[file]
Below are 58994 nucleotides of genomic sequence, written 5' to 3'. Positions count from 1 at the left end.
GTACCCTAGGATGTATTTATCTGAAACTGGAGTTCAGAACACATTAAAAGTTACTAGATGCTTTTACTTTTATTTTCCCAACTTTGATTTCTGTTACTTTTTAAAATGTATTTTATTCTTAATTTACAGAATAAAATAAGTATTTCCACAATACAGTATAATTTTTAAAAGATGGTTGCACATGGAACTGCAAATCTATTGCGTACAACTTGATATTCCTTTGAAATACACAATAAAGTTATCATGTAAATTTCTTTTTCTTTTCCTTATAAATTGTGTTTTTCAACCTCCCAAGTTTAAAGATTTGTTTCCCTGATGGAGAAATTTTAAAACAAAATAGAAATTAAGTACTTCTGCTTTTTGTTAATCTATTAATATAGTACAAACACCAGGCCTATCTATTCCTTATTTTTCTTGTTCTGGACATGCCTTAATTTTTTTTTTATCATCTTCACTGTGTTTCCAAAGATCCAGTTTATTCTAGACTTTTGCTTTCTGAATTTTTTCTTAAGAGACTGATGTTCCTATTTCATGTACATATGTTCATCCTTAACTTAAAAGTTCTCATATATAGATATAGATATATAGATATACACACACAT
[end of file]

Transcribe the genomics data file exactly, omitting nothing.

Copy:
Below are 58994 nucleotides of genomic sequence, written 5' to 3'. Positions count from 1 at the left end.
GTACCCTAGGATGTATTTATCTGAAACTGGAGTTCAGAACACATTAAAAGTTACTAGATGCTTTTACTTTTATTTTCCCAACTTTGATTTCTGTTACTTTTTAAAATGTATTTTATTCTTAATTTACAGAATAAAATAAGTATTTCCACAATACAGTATAATTTTTAAAAGATGGTTGCACATGGAACTGCAAATCTATTGCGTACAACTTGATATTCCTTTGAAATACACAATAAAGTTATCATGTAAATTTCTTTTTCTTTTCCTTATAAATTGTGTTTTTCAACCTCCCAAGTTTAAAGATTTGTTTCCCTGATGGAGAAATTTTAAAACAAAATAGAAATTAAGTACTTCTGCTTTTTGTTAATCTATTAATATAGTACAAACACCAGGCCTATCTATTCCTTATTTTTCTTGTTCTGGACATGCCTTAATTTTTTTTTTATCATCTTCACTGTGTTTCCAAAGATCCAGTTTATTCTAGACTTTTGCTTTCTGAATTTTTTCTTAAGAGACTGATGTTCCTATTTCATGTACATATGTTCATCCTTAACTTAAAAGTTCTCATATATAGATATAGATATATAGATATACACACACAT